Asian stock markets outside Shanghai stumbled on Wednesday, hurt by lackluster earnings on Wall Street and the fall in commodity prices.
In 2015's second quarter, the number of advertisers investing in video ads on YouTube rocketed by 40% compared to the year before, according to Google.
Asian shares traded mixed on the first trading day of the week due to weak global cues and as commodity prices took another tumble.
Richard Harris, chief executive at Port Shelter Investment Management, says the mighty chaebols will likely continue to play a central role in the South Korean economy.
Samsung C&T shareholders approved a $7.7 billion all-stock takeover offer from Samsung's de facto holding company Cheil Industries on Friday.
Ji-Soo Lee, senior consultant at the Center For Good Corporate Governance, outlines his expectations for a shareholder vote on a merger of two Samsung companies on Friday.
If the merger of Cheil and Samsung C&T fails, Samsung Electronics will become a vulnerable target of activist funds, says Michael Na, Korea strategist at Nomura.
There's a fight brewing in South Korea, reports CNBC's David Faber, with the latest details on the battle between Elliott Management CEO Paul Singer and Samsung.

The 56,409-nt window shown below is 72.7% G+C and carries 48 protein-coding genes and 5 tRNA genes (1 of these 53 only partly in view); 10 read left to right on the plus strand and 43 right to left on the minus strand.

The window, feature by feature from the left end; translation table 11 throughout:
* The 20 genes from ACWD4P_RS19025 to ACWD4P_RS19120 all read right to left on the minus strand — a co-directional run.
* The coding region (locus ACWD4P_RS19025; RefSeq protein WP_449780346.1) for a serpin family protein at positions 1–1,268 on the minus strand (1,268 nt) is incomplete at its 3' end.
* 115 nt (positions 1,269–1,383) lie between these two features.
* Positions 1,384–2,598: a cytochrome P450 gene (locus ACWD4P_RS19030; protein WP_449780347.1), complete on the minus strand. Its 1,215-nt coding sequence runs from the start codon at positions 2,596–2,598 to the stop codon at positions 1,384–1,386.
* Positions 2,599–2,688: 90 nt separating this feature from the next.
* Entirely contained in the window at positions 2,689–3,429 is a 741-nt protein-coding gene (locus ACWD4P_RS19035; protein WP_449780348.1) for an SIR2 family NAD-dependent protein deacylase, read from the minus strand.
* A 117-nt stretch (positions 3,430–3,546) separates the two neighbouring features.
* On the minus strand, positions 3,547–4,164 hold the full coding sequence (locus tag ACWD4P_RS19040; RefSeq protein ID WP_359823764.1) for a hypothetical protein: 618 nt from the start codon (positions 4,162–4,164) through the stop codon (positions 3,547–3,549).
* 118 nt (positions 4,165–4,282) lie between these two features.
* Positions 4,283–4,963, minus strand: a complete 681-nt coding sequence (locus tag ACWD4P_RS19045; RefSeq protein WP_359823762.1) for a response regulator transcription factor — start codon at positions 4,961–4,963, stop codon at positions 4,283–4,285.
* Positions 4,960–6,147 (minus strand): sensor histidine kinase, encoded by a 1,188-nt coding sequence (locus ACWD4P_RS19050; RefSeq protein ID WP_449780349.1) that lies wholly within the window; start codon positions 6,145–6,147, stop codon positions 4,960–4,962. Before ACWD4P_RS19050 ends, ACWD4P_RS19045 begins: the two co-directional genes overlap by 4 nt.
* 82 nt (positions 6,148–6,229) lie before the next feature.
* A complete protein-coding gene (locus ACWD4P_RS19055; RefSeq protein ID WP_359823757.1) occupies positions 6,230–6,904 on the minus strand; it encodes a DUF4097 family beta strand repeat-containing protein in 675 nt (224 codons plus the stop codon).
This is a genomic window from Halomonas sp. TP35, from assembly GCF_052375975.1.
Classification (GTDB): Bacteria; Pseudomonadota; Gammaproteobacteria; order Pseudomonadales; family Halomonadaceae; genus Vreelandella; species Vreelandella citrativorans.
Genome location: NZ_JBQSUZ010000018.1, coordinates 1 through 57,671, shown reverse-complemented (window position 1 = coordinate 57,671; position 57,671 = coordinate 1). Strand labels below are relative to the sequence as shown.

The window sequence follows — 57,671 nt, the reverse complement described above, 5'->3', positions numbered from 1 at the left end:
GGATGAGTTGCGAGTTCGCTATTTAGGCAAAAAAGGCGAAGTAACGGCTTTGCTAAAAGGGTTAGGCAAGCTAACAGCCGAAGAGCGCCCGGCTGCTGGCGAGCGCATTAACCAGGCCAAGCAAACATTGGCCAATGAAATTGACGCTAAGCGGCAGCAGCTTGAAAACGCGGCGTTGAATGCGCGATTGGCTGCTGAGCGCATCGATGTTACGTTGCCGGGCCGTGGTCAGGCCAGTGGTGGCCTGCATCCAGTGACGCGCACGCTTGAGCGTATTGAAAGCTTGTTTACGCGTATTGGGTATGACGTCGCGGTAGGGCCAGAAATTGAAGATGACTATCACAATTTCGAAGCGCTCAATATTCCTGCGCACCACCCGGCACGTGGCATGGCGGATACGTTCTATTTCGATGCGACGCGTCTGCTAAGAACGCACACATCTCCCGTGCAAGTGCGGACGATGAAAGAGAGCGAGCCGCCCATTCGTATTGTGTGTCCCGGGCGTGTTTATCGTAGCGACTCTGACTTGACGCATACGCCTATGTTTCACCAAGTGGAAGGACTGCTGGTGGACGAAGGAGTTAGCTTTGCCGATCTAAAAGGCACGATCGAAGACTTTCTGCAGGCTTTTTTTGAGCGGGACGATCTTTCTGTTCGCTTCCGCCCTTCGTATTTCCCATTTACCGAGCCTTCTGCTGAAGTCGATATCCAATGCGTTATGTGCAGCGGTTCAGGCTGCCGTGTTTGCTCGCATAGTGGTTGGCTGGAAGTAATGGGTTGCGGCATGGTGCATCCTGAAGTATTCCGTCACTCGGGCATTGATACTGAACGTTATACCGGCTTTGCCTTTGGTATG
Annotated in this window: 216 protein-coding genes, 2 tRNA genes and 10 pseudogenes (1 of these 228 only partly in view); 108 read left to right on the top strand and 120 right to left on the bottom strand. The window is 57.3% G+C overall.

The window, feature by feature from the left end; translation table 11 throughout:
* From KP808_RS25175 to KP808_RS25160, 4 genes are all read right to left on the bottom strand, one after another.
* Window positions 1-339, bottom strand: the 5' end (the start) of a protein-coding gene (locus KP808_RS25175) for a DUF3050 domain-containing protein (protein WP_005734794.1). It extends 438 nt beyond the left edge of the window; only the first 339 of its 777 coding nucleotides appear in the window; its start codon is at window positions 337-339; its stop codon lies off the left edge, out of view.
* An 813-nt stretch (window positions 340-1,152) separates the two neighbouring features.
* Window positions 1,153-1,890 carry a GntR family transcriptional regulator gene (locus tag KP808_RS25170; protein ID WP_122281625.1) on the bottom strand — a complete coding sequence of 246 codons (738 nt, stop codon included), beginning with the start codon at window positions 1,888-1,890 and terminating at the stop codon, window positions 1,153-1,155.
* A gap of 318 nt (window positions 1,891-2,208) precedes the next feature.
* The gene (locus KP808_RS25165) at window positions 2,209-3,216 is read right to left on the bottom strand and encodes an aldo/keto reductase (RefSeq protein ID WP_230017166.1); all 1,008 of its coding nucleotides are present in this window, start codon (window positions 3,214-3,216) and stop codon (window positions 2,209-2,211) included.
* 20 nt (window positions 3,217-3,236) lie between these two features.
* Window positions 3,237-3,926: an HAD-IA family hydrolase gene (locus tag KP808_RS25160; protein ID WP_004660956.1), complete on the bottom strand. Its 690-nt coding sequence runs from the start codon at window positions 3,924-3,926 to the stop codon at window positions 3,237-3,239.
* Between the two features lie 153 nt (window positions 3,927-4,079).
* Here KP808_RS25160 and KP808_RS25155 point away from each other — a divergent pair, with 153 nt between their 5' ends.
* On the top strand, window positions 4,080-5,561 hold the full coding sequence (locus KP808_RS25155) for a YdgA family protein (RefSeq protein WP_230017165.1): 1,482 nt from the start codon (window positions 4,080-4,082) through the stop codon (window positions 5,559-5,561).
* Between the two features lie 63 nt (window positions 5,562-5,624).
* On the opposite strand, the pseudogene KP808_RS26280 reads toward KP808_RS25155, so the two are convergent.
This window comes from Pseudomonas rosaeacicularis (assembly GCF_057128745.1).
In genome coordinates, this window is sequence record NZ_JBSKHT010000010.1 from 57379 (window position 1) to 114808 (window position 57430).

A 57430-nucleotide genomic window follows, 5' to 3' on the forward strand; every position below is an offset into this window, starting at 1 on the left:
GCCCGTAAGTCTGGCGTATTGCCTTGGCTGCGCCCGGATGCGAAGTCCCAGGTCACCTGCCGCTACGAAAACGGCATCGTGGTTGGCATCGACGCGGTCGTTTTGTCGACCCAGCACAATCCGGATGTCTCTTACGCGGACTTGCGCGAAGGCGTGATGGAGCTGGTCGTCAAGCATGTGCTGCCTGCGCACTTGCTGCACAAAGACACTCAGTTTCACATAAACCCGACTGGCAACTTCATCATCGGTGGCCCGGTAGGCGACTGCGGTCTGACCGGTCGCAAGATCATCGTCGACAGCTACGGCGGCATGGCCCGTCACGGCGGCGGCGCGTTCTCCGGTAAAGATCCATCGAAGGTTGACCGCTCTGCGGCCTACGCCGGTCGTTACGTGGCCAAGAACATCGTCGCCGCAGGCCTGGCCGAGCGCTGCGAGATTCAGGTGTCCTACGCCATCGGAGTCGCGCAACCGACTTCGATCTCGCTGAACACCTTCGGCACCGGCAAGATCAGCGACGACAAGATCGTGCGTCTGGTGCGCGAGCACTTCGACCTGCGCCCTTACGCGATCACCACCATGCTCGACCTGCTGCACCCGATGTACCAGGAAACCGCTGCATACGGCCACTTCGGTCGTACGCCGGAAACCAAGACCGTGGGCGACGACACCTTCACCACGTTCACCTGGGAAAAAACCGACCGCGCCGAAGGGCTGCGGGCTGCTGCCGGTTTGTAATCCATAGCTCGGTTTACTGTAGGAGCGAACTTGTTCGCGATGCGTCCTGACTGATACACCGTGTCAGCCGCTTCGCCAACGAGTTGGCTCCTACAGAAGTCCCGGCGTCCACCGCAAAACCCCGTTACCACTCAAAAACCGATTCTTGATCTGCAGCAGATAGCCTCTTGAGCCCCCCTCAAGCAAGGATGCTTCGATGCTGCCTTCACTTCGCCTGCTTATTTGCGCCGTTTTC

Movie theater audiences are engaging with ads in the form of video games, according to a software company.
Asian shares ended mixed on Tuesday as volatility returned to mainland markets and oil plunged following long-awaited deals in Greece and Iran.
Apple made nearly 92 percent of all smartphone profits last quarter, according to estimates from Canaccord Genuity.
Samsung is moving up the launch of its Galaxy Note smartphone to distance itself from Apple, according to the Wall Street Journal.
Samsung moves up the release date for its next smartphones to beat Apple.
Asian stock markets ended Friday on a positive note as fears surrounding China and Greece eased.
Brian Blair, managing director at Rosenblatt Securities, says Apple is one of the highest-quality names in the U.S. technology space, adding that he has a price target of $140 for the stock.
Asian shares largely staged a turnaround late Thursday, as Chinese markets regained their footing on the back of fresh regulatory support.
Samsung indicates weaker-than-expected Q2 earnings.
Mainland shares led losses in a mixed trading session in Asia on Tuesday.
Brad Gastwirth, CEO of ABR Investment Strategy, outlines his concerns about Samsung's smartphone business.
Bob O'Donnell, founder & chief analyst at Technalysis Research, attributes the weaker-than-expected sales to factors such as a slowdown in the smartphone market.